1923 – Liam Lynch, Chief-Of-Staff of the Irish Republican Army, is mortally wounded by Free State troops in the Knockmealdown Mountains, Co Tipperary.

Liam Lynch was born in Barnagurraha, Co Limerick. He joined the Irish Volunteers after witnessing the arrests of the Kent family by British forces after the failed Easter Rising of 1916. Two of the Kent brothers, David and Richard were shot during their arrest. Richard would later die of his wounds and a third brother, Thomas, was executed by Royal Irish Constabulary (RIC).

During the Irish War of Independence Lynch helped to reorganise the Cork IRA, becoming commandant of the Cork No. 2 Brigade. He was arrested by the RIC in August 1920 in Cork City, along with Terence MacSwiney, who would later die in Britain during a hunger strike. Lynch was not recognised by RIC officers and was released. Lynch continued to prove his leadership abilities throughout the war including the capturing of the Mallow Barracks in September 1920 with Ernie O’Malley. In April 1921, the IRA was re-organised into divisions and Lynch was made Commander of the 1st Southern Division. He would hold this post until the truce in July 1921.

Lynch opposed the Anglo-Irish Treaty signed on 6 December 1921. Much of the IRA, of which Lynch was Chief-of-Staff, was opposed to the treaty. As the country moved towards civil war in 1922, the majority of the former republican forces elected Lynch as Chief of Staff of the republican forces at a Dublin convention. Lynch was initially opposed to the occupation of the Four Courts on 14 April 1922, but when the Free State forces attacked in June, Lynch joined the garrison. When the ‘Provisional Government’ with British artillery, opened fire on the Four Courts, and the civil war became a fact, Lynch assumed command of his old division. He was arrested after the garrison fell, but was released under the condition he would stop the fighting. Lynch initially sought to avoid a civil war. At the same time he was unwavering in his effort to achieve a thirty-two country republic rather than a broken, partitioned land which, he well knew, would only lead to future bloodshed through subsequent generations until the country was eventually reunified and independent.

Lynch returned to the south of Ireland not to stop the fighting but to encourage the creation of “Munster Republic”, dedicated to the ideals of the proclamation of a Republic made during the Easter Rising. Short on weapons, ammunition, and men, Lynch mounted a defensive campaign. He located the headquarters of the Anti-Treaty IRA in Limerick. It would not remain there for long. When Limerick fell to Free State forces on 20 July 1922, the headquarters was moved to Fermoy in Co Cork. Cork City fell to the Free State on 8 August 1922 and the Anti-Treaty forces were forced to engage in a defensive guerrilla war against an enemy who not only had superior numbers and weapons but had intimate knowledge of tactics employed by the Anti-Treaty forces. It was during this guerrilla phase of the war that the leader of the Free State forces, and former comrade, Michael Collins was killed in an ambush at Béal na mBláth. A meeting of Anti-Treaty leaders, including Lynch, was taking place nearby. Facing increasing attacks, the Free State Army, now led by Richard Mulcahy, pushed through the Dáil the Public Safety Bill in October 1922. This bill allowed for the detention of any anti-treaty forces engaged in attacks against Free State forces or anyone in possession of a firearm. The government could imprison or execute anyone detained under this act. In response, Lynch issued a General Order on 30 November 1922 which sanctioned the killing of any Free State TD or Minister who signed or voted for the Public Safety Bill. This led directly to the assassination of TD Sean Hales, whose brother Tom was part of the Anti-Treaty forces, on 7 December 1922. The next day four Anti-Treaty officers who had been captured in the Four Courts were executed by the Free State.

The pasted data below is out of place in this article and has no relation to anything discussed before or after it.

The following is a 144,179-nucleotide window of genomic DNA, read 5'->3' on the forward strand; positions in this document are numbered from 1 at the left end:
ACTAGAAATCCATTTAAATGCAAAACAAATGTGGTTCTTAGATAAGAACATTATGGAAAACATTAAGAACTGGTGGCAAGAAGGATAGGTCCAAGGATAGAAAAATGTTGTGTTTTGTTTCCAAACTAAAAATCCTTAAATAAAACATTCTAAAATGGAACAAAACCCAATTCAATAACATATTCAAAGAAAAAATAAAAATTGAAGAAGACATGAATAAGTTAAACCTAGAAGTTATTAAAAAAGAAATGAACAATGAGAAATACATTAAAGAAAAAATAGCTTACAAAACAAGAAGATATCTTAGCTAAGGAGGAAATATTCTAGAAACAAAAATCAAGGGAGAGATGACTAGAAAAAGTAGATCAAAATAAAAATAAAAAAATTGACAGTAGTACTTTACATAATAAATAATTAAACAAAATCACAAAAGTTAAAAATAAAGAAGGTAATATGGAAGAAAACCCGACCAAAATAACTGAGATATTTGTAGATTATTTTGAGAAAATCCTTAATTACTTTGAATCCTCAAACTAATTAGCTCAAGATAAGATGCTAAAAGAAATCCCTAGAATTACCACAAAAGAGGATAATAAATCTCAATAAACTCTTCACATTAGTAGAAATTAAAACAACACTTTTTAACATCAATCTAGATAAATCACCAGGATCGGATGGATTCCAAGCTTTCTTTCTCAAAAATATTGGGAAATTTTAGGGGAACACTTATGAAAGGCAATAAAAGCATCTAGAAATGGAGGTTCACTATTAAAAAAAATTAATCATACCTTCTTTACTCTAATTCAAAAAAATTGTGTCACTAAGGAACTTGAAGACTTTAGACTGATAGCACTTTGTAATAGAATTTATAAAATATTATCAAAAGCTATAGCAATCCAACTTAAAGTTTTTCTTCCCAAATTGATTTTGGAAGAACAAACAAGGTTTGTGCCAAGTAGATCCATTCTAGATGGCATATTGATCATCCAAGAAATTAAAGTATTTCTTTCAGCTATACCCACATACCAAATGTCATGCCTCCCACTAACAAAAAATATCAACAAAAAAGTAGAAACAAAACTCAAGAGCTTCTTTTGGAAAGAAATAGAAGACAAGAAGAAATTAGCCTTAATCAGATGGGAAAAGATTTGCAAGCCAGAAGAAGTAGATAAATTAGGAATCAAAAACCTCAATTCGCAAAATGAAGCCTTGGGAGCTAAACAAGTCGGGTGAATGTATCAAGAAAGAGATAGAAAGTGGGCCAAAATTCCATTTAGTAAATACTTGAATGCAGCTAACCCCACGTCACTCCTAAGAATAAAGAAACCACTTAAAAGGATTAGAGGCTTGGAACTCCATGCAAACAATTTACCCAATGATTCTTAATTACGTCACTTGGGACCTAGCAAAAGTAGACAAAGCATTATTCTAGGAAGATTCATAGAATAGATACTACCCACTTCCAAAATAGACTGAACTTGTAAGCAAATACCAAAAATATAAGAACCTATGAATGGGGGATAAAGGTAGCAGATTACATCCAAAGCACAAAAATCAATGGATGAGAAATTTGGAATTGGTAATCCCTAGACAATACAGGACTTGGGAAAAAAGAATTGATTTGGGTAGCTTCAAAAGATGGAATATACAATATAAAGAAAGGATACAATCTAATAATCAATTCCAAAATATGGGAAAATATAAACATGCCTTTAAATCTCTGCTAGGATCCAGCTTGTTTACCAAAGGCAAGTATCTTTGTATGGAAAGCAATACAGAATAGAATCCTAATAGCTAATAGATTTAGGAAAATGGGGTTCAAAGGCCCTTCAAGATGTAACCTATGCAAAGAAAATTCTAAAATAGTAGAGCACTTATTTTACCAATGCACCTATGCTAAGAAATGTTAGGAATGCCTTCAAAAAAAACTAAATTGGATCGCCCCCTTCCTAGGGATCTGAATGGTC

By early 1923 Lynch came under increasing pressure from some of his fellow officers to call for a cease fire. Lynch refused. On this day in 1923, Lynch was cornered by Free State troops in the Knockmealdown Mountains in Co Tipperary. He was shot and died later that night in Clonmel. He was only 29 years old. He was buried in Fermoy. Frank Aiken took over as Chief-of-Staff of the Anti-Treaty forces after Lynch’s death. On 30 April 1923, he called for a cease-fire, ending the Irish Civil War.

On 7 April 1935 a monument to Liam Lynch was dedicated near the spot where he fell.


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